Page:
Protecting camera in very cold temperatures

Discussion in 'Digital Photography' started by Joe Kim, Oct 21, 2004.

  1. Joe Kim

    Joe Kim Guest

    Hi everyone,

    How would I protect my Canon D60 and camear equipment/accessories in
    very cold temperatures? I am planning on going to Yosemite in
    February where temperatures can be below freezing at noon in that time
    of the year. Last thing I want is to come back with the love of my
    life (my D60 of course) damaged. Thanks for your help.
     
    Joe Kim, Oct 21, 2004
    #1
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  2. Joe Kim

    Arthur Small Guest

    Keep it inside your coat. Remove it only to shoot.
     
    Arthur Small, Oct 21, 2004
    #2
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  3. Joe Kim

    Jim Townsend Guest

    Joe Kim wrote:

    > Hi everyone,
    >
    > How would I protect my Canon D60 and camear equipment/accessories in
    > very cold temperatures? I am planning on going to Yosemite in
    > February where temperatures can be below freezing at noon in that time
    > of the year. Last thing I want is to come back with the love of my
    > life (my D60 of course) damaged. Thanks for your help.


    Protect it the same way you'd protect yourself :)

    Keep it indoors or in a car until you're ready to shoot.
    If you're hiking with, wear a loose jacket and keep
    the camera under it next to your body.

    I've had my 10D out on a tripod for over 1/2 hour at 25F below
    without any ill effects.

    If you take the cold camera into a humid environment, you
    might want to wrap it in a plastic bag to keep excess
    condensation from forming on it.

    Condensation generally isn't a big problem in extremely low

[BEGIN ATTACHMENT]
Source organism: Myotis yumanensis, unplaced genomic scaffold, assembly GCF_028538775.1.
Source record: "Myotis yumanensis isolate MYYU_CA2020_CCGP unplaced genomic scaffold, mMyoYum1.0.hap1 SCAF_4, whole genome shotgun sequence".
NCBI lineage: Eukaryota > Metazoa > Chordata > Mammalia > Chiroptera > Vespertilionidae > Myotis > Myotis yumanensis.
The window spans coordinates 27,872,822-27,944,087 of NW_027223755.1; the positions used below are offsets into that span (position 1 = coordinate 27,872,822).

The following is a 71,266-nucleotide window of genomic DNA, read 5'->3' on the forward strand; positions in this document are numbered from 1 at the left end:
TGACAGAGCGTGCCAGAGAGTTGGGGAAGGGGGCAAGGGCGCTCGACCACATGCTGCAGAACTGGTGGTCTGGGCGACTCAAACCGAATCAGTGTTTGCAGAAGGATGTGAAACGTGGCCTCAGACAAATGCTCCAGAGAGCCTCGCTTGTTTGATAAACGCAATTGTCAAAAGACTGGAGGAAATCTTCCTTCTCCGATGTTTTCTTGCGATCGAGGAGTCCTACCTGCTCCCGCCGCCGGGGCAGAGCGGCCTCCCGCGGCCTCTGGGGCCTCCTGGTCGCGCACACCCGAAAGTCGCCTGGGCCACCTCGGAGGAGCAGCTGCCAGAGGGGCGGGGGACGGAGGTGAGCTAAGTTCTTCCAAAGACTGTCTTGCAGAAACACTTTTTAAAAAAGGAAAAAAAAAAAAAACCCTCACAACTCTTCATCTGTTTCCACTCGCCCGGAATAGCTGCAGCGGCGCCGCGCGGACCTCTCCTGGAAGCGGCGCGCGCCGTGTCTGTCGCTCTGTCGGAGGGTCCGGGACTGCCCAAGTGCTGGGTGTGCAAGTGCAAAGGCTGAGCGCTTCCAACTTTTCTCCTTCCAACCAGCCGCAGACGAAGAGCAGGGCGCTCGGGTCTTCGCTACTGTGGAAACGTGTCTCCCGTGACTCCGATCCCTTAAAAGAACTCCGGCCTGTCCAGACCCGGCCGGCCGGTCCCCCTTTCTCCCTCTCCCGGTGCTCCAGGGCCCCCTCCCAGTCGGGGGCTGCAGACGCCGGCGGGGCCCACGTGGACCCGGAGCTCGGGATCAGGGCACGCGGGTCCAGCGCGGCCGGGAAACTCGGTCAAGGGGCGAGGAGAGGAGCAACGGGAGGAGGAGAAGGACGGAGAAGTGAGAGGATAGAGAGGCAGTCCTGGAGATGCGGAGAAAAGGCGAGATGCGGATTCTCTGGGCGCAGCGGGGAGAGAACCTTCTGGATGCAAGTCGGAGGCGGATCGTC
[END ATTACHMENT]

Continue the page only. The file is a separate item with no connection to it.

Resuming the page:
temperatures because heating generally lowers the indoor
    relative humidity.. Most people who live in very cold places
    complain about the indoor dryness during winter.

    Of course, if you go into a crowded place or somewhere with
    an effective humidifier, then the bag would be a good idea.
     
    Jim Townsend, Oct 21, 2004
    #3
  4. Joe Kim wrote:
    >
    > Hi everyone,
    >
    > How would I protect my Canon D60 and camear equipment/accessories in
    > very cold temperatures? I am planning on going to Yosemite in
    > February where temperatures can be below freezing at noon in that time
    > of the year. Last thing I want is to come back with the love of my
    > life (my D60 of course) damaged. Thanks for your help.


    Cold won't hurt the camera, but keep it dry. If its snowing, let the
    camera cool to the outdoor temperature and the snow will bounce right
    off. When bringing a cold camera indoors (or into your heated car),
    avoid condensation - keep the camera in a closed camera bag or a large
    zip-lock with the air removed. (Same applies to lenses)

    Cold *will* affect your battery's performance. Keep a spare battery in
    your pocket (protect from shorting out against coins or keys). Swap
    batteries often to keep them warm, ideally swap out a battery before the
    camera reports low power.

    -Dave
     
    Dave Herzstein, Oct 22, 2004
    #4
  5. Joe Kim

    Joe Kim Guest

    Dave Herzstein <> wrote in message news:<>...
    > Joe Kim wrote:
    > >
    > > Hi everyone,
    > >
    > > How would I protect my Canon D60 and camear equipment/accessories in
    > > very cold temperatures? I am planning on going to Yosemite in
    > > February where temperatures can be below freezing at noon in that time
    > > of the year. Last thing I want is to come back with the love of my
    > > life (my D60 of course) damaged. Thanks for your help.

    >
    > Cold won't hurt the camera, but keep it dry. If its snowing, let the
    > camera cool to the outdoor temperature and the snow will bounce right
    > off. When bringing a cold camera indoors (or into your heated car),
    > avoid condensation - keep the camera in a closed camera bag or a large
    > zip-lock with the air removed. (Same applies to lenses)
    >
    > Cold *will* affect your battery's performance. Keep a spare battery in
    > your pocket (protect from shorting out against coins or keys). Swap
    > batteries often to keep them warm, ideally swap out a battery before the
    > camera reports low power.
    >
    > -Dave


    Great, thank you very much Dave!
     
    Joe Kim, Oct 26, 2004
    #5
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